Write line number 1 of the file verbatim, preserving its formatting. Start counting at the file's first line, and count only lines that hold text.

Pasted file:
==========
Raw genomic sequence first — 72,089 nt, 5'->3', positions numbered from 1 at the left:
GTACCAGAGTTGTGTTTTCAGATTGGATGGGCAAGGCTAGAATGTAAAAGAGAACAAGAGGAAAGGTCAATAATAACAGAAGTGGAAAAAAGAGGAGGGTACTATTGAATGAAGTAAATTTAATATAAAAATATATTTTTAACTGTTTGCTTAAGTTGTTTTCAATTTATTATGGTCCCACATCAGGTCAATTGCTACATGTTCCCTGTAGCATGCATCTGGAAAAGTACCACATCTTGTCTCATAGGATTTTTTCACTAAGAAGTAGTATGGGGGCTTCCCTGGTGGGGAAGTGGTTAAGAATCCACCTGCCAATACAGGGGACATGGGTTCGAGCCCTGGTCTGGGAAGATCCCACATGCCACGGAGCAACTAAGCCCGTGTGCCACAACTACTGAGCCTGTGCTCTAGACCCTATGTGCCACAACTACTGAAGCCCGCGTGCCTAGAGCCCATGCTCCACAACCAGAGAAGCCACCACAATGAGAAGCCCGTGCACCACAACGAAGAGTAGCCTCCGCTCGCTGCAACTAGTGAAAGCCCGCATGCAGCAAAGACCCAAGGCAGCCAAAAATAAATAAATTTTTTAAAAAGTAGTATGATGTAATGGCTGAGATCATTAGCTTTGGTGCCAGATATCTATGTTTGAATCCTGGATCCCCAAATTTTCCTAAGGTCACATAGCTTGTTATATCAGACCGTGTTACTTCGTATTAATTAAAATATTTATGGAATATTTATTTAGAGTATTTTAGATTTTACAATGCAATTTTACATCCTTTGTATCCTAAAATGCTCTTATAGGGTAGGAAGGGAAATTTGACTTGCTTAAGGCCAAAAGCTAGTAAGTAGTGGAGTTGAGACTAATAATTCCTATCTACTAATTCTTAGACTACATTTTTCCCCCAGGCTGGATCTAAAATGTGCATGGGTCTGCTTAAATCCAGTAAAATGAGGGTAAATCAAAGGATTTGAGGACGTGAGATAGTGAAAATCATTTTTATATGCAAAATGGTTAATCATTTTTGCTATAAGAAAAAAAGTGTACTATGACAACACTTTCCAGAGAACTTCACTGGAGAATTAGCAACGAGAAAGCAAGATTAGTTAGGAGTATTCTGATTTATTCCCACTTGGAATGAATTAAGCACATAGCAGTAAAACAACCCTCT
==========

Raw genomic sequence first — 72,089 nt, 5'->3', positions numbered from 1 at the left: